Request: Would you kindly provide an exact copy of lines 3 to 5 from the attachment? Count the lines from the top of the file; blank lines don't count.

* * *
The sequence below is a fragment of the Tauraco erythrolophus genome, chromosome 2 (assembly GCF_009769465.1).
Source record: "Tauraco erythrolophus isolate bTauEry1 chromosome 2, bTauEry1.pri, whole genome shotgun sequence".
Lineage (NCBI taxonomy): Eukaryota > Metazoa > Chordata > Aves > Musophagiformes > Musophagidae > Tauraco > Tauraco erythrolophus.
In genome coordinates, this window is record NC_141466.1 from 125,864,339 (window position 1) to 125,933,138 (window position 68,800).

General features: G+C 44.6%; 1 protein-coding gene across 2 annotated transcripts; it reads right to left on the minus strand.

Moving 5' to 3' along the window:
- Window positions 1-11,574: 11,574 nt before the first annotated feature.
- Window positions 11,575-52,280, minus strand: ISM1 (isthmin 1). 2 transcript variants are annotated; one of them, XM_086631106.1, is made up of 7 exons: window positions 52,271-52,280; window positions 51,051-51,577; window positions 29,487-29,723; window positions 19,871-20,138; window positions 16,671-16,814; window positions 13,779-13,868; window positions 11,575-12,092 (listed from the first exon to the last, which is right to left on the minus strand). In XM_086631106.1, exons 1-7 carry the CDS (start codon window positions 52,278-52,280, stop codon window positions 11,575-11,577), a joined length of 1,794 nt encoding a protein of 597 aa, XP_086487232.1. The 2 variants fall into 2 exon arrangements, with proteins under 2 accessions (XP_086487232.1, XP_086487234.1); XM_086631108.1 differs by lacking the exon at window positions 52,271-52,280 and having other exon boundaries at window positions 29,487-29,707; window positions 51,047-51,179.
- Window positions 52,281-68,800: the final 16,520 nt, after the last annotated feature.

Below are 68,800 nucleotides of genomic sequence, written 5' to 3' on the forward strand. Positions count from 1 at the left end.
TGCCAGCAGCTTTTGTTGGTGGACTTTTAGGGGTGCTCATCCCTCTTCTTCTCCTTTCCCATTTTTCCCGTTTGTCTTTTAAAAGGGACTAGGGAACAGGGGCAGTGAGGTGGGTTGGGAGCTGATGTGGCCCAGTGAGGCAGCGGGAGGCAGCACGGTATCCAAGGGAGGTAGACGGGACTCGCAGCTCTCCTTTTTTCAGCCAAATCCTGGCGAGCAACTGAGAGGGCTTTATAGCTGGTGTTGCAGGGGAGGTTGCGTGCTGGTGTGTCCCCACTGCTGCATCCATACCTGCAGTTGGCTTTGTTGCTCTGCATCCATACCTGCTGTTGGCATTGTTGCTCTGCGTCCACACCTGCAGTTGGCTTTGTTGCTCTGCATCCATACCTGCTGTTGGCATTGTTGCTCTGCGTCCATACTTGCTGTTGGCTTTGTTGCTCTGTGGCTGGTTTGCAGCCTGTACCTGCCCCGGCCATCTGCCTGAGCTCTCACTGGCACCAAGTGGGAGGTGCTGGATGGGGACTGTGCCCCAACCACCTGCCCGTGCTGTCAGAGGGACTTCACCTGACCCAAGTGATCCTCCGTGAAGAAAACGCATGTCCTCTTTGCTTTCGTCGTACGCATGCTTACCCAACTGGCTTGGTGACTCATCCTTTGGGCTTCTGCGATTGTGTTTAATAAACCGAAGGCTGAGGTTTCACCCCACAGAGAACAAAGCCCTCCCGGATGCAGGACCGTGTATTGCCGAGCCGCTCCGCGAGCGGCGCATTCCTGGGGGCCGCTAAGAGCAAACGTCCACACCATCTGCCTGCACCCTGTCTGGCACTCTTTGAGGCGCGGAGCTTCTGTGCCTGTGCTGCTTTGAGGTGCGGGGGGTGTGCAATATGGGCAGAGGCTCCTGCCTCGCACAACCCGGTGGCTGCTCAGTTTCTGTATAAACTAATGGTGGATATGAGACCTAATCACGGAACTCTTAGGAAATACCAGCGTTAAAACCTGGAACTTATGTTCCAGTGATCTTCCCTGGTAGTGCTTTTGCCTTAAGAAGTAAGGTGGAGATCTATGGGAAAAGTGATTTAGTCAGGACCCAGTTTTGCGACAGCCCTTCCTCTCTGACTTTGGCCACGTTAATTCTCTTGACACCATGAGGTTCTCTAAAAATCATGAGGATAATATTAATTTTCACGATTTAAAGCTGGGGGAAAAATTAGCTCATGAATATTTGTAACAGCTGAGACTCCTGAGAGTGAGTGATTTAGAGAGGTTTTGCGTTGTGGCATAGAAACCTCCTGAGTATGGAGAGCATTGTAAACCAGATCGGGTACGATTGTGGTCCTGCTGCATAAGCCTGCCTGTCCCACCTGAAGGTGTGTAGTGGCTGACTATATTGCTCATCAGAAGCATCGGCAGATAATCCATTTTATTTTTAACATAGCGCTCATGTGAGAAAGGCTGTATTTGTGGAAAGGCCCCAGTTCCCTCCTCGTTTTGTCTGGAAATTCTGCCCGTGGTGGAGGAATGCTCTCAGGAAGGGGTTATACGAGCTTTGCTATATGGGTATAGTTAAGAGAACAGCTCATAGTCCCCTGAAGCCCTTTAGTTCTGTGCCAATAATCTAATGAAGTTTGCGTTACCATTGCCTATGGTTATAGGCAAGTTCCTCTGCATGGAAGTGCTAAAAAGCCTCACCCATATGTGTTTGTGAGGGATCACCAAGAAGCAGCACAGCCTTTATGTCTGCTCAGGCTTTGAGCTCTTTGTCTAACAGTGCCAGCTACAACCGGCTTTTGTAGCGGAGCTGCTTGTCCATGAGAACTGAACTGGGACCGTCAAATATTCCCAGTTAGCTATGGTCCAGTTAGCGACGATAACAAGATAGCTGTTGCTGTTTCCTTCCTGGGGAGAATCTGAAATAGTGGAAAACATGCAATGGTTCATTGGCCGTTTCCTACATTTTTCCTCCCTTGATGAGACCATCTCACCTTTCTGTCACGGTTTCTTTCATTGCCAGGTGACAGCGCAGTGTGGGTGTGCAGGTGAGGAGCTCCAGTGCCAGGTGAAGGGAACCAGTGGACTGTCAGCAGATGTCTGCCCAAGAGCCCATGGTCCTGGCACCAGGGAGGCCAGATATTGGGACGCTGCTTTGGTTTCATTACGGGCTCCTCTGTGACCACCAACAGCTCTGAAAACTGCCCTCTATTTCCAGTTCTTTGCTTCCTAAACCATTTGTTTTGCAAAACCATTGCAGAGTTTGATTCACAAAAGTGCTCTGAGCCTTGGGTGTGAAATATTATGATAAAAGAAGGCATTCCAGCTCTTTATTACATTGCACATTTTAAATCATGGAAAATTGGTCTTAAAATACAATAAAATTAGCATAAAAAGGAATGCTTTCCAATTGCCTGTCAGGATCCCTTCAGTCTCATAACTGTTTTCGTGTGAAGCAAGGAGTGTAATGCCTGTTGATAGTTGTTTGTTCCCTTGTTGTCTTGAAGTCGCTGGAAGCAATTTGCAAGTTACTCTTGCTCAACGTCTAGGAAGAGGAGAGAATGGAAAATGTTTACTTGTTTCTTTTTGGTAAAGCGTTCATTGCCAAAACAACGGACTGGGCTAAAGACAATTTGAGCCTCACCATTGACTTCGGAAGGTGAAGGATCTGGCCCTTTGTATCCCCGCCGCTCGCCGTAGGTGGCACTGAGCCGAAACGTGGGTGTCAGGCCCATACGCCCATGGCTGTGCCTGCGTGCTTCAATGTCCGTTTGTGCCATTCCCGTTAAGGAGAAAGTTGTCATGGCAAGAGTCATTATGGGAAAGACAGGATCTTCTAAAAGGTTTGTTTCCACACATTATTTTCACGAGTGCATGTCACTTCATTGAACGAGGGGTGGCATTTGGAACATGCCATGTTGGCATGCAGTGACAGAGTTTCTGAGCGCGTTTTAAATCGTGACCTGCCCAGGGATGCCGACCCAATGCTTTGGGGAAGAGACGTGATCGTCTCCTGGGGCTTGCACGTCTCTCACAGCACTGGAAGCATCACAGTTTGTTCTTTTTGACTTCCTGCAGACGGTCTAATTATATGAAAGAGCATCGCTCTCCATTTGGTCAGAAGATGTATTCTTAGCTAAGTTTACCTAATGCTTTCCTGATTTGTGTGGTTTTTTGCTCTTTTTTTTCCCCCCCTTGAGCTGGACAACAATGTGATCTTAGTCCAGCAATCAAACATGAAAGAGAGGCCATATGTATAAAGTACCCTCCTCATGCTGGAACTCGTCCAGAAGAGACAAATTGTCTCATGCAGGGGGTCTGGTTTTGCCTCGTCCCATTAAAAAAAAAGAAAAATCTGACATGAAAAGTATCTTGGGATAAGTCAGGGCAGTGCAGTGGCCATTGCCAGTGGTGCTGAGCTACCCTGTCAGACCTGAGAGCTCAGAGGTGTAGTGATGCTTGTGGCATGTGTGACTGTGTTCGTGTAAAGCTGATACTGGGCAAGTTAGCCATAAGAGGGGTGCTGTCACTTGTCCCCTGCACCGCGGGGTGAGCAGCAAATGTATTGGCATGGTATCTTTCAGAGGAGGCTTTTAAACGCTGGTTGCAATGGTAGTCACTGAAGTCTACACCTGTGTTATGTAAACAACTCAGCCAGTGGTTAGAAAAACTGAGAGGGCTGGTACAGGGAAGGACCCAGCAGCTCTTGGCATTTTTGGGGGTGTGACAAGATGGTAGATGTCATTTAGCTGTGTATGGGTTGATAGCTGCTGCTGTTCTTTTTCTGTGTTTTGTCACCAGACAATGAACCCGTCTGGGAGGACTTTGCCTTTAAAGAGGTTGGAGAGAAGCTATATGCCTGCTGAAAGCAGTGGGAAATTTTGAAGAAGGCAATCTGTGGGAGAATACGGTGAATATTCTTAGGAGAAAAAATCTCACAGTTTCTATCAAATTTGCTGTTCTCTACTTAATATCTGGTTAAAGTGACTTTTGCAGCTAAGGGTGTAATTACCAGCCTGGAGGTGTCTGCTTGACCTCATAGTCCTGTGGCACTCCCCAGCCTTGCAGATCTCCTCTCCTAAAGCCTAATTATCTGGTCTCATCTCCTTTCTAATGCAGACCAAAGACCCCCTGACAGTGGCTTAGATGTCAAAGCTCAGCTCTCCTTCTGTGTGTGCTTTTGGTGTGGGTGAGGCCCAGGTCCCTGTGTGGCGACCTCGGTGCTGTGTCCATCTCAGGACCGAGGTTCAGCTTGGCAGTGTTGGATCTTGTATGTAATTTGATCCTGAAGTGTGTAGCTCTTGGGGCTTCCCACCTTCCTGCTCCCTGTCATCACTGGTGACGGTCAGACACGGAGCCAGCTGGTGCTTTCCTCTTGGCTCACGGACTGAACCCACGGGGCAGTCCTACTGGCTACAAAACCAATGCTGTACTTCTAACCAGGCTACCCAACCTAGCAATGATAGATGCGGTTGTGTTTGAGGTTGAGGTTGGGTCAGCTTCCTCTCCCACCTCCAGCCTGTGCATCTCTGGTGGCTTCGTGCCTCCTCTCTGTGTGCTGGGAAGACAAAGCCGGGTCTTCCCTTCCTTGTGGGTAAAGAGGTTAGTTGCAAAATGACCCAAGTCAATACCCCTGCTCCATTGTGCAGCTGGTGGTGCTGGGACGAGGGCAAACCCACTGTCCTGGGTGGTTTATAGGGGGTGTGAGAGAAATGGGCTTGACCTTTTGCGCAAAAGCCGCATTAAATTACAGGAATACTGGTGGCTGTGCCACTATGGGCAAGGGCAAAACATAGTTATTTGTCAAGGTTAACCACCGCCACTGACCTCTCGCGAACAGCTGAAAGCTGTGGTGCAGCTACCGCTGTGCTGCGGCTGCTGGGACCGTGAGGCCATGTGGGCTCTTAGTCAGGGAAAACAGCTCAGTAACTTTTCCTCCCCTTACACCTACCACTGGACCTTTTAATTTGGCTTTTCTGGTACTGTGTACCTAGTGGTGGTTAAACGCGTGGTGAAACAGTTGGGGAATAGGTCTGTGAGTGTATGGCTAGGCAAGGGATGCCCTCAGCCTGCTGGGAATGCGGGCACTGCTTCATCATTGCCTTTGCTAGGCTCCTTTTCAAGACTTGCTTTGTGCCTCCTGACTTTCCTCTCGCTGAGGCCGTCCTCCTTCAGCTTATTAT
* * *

Lineage (NCBI taxonomy): Eukaryota > Metazoa > Chordata > Aves > Musophagiformes > Musophagidae > Tauraco > Tauraco erythrolophus.
In genome coordinates, this window is record NC_141466.1 from 125,864,339 (window position 1) to 125,933,138 (window position 68,800).

General features: G+C 44.6%; 1 protein-coding gene across 2 annotated transcripts; it reads right to left on the minus strand.